Hellebore, a Beautifully Toxic Flower

If you hear that a plant is “toxic” you probably automatically have a negative association with it. However, in the case of the Hellebore plant (Helleborus sp.), a little bit of toxicity can be a good thing. 

What is Hellebore? 

The Hellebore is native to the Mediterranean and now comes in many varieties and hybrids – so most botanists refer to the plant you find in gardens as H. x hybridus. Hellebore is an evergreen flowering plant that has beautiful flowers in a range of colors – from pink to white, spotted, and even black. They usually have 5 petals but are sometimes double petalled as well. Their flowers are bisexual, meaning that each one has male and female parts on each flower. Some other plants have separate flowers for male and females, called monoecious, and some plants are distinctly male or female –  dioecious.  

After fertilization, little seed pods will form with a bunch of seeds in them, which is both a blessing and comes with a word of caution that these plants spread easily and quickly. They flower early in spring, or sometimes as early as Christmas, which is what gives them the nicknames “Christmas Rose” or “Lenten Rose” (for lent in March/April). They grow great in the Southern USA, even though they are originally from the Eastern Mediterranean. 

Gardeners tend to love them since they stay green, bloom early, and don’t get chewed up by deer and rabbits because of their toxins. In saying this, if you have dogs that like to dig up and eat plants, the hellebore is not the best to have around.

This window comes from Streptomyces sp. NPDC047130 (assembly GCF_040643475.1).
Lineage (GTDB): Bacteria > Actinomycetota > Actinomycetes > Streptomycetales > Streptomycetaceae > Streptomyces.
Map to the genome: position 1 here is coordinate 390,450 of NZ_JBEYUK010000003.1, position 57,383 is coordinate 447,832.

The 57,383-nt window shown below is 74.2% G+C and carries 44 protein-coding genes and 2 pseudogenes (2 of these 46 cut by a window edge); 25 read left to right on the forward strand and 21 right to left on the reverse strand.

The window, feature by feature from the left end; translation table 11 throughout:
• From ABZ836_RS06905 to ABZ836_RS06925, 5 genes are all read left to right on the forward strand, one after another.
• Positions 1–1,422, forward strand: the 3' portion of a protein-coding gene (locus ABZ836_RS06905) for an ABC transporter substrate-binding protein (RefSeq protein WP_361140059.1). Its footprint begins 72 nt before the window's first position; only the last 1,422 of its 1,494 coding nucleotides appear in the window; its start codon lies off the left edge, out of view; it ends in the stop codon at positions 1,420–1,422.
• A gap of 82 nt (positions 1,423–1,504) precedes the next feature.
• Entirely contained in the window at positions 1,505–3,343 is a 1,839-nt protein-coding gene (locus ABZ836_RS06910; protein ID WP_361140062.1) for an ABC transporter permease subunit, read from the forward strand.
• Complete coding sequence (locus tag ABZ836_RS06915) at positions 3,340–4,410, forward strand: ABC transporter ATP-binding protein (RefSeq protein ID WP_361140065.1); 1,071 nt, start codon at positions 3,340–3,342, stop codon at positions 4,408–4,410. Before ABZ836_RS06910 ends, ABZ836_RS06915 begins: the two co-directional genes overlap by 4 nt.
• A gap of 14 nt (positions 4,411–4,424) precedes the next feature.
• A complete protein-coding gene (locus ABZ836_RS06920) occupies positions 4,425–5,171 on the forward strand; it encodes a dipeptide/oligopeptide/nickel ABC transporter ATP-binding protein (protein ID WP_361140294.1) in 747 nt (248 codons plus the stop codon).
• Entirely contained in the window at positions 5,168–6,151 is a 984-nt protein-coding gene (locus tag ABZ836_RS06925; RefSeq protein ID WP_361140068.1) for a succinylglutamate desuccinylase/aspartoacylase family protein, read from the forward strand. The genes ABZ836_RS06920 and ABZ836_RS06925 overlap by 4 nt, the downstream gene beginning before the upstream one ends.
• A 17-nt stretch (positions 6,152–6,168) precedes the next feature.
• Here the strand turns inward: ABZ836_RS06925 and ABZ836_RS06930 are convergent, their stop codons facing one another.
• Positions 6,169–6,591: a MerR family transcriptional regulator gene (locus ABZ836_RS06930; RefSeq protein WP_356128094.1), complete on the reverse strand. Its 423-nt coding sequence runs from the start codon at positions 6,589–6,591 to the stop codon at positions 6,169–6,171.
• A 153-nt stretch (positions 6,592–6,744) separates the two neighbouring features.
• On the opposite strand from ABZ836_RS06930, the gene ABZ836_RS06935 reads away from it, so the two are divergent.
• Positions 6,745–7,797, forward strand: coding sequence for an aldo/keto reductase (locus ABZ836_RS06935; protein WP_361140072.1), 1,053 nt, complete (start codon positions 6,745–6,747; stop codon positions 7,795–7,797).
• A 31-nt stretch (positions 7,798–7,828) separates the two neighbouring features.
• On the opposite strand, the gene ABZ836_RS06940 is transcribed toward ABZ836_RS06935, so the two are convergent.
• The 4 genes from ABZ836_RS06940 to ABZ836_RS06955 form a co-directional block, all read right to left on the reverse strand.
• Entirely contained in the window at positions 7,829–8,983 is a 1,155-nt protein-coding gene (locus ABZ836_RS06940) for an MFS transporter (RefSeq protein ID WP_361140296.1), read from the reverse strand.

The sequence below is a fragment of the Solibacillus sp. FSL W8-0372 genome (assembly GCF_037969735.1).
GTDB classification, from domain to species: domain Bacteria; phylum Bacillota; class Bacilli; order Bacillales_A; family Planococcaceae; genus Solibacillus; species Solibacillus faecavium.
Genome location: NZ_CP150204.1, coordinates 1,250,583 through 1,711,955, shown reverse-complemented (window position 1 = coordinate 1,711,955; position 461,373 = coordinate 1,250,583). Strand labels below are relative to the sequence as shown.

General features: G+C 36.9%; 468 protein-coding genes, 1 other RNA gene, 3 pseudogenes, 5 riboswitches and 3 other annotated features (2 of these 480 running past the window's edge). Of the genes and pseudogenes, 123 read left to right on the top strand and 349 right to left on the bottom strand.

The Toxin in Hellebore

One of the key toxins here is a cardiac glycoside – which could cause your heart to stop in the right amounts. Most people are familiar with this toxin because of foxglove (Digitalis sp.). Overall it is considered mildly toxic, but in general it is safe to have around. Also, like many slightly toxic plants, this toxin could make it useful as a medicinal plant. 

Is Hellebore Medicinal? 

Used in the right way the toxins in plants can often be used to help to treat many ailments. Historically, the hellebore plant is recorded as being used to treat skin diseases, toothaches, and maybe even to cure deafness (we are mostly sceptical about the last one!). This plant won’t hurt you in small amounts, but like any herbal medicine make sure you are careful and don’t just start taking it without proper research. Most of the time it is best to leave it to the professionals.

Wrap Up

Hellebore is a beautiful and mildly toxic plant from the Mediterranean that produces beautiful flowers and had historical use as a medicinal plant. They reproduce quickly so should be planted with some caution, but can easily be enjoyed by those wanting to add some evergreen shrubs and early spring flowers to their garden.

Written by Kirstynn Joseph

Kirstynn graduated with a Bachelors in Ecology from the University of Calgary in Alberta, Canada in 2018. She was born in Yukon Territory, and is currently living in Ecuador, where she is working on various projects and exploring as much as she can before she figures out the next big adventure. She is passionate about the outdoors, about nature and conservation, and of course, science! She loves writing, art and photography and strives to share the wonders of our big mysterious world with as many people as she can.

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